From the Forum – Dig-out under front porch?

Photo by PoPville flickr user Jordan Barab

Dig-out under front porch?

“Has anyone had a contractor do a dig-out or build-out under their porch complying with modern zoning and DCRA regulations?

I think it would be efficient to capture this space as an insulated interior room with my entire basement dig-out. But out of the 17 contractors I’ve interviewed, not a single one has ever built an interior space under a porch. The issue is that normal roof-top decks have two feet between the deck and roof, and since I need the room under the porch to be at least 7 feet tall, the contractors won’t have enough space between the new room’s roof and the porch decking. And they think they can make that work, but haven’t actually done it before, and are therefore quoting me about $40K just for the 90 square feet of roof under the porch.

So I’d love to meet someone who has actually done this, if it’s been done. And find out if it really does cost that much, which is why no one else has done it.”

You can see all forum topics and add your own here. If you are having trouble uploading your question please email me at princeofpetworth(at)gmail Please Note this is NOT an events calendar.

19 Comment

  • not sure how it was done or the costs associated with, but when I bought my home the basement was finished this way. The kitchen for the basement apartment was built in this space off to the side of the entry way. Having the extra space helped a lot with the spacious feel of the basement.

    • Yep….my laundry room is finished out this way. It provides a good sized room. However, i’m reorganizing and will make it a “loft” style bedroom….(open bedroom) to the living space. I’ll move the laundry into the downstairs kitchen.
      Right now it has a small window but i would finish it with glass block (above grade) if i were going to do it again to get more light in. It does not have a front entrance however….the entrance is from the back….difficult to see how it would work.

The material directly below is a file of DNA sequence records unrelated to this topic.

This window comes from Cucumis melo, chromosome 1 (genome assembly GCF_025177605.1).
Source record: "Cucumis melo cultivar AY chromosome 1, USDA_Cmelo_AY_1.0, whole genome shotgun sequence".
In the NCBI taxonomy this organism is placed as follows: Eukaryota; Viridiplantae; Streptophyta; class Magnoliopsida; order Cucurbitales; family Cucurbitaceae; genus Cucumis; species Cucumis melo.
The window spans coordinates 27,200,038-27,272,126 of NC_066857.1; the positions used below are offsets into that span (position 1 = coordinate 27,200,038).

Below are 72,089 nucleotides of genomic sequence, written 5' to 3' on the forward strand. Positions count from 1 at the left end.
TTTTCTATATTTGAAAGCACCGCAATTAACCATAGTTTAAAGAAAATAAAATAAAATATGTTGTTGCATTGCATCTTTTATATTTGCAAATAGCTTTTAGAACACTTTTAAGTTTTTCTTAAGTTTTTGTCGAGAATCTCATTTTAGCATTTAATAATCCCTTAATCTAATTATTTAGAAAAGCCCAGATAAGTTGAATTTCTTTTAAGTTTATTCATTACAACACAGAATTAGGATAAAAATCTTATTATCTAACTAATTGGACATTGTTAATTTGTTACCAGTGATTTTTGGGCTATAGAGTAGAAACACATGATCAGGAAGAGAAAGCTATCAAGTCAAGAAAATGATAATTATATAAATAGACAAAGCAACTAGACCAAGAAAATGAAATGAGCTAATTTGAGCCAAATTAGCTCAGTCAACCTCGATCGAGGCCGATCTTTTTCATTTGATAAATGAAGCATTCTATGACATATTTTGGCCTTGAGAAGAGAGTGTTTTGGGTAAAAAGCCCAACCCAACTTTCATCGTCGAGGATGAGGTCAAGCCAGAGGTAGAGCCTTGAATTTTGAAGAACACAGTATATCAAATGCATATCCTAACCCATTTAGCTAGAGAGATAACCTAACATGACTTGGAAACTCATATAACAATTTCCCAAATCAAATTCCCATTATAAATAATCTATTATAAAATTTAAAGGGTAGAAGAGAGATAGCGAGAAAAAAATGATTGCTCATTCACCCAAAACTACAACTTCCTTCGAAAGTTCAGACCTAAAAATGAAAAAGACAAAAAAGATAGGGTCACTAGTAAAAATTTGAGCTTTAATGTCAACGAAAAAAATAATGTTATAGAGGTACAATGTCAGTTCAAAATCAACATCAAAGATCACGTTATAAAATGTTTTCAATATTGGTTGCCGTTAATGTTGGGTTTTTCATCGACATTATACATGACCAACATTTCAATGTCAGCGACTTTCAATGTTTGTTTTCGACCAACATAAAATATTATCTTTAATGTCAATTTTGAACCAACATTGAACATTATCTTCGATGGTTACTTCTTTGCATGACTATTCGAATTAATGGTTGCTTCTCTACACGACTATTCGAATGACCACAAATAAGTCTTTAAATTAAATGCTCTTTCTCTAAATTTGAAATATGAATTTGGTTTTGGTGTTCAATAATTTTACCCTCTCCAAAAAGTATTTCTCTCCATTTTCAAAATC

• First question is whether this is even your property – oftentimes, and especially for rowhouses, the property line is at the face of building leaving the front porch/steps and lawn in public space. If this is the case you wouldn’t be permitted to build there without paying rental fees to ddot.

    • Right — our property line is right at the front of our house.

    • This would be extremely rare. Sometimes the property line runs through the front yard. Usually, the property line runs at sidewalk, where you would expect it. It really depends on the part of town and can vary even within neighborhoods. You just need to look on your plat. It will tell you where your property line is.
      The notion that this is the general rule in DC is one of those annoying myths that won’t die, like the building height restrictions being tied to the capitol.

      • Your plat doesn’t show where your house is. You would actually need a survey to determine it. Or you would need to know the exact location of your rear property line, and measure from that (through your house)

      • My property line is at my front door, too.

      • It is not extremely rare at all, but I also never said it was a general rule. Look at sheet 1-7 of the public realm handbook posted below if you need further proof. I spend a fair amount of time looking at surveys, I’m not making this stuff up.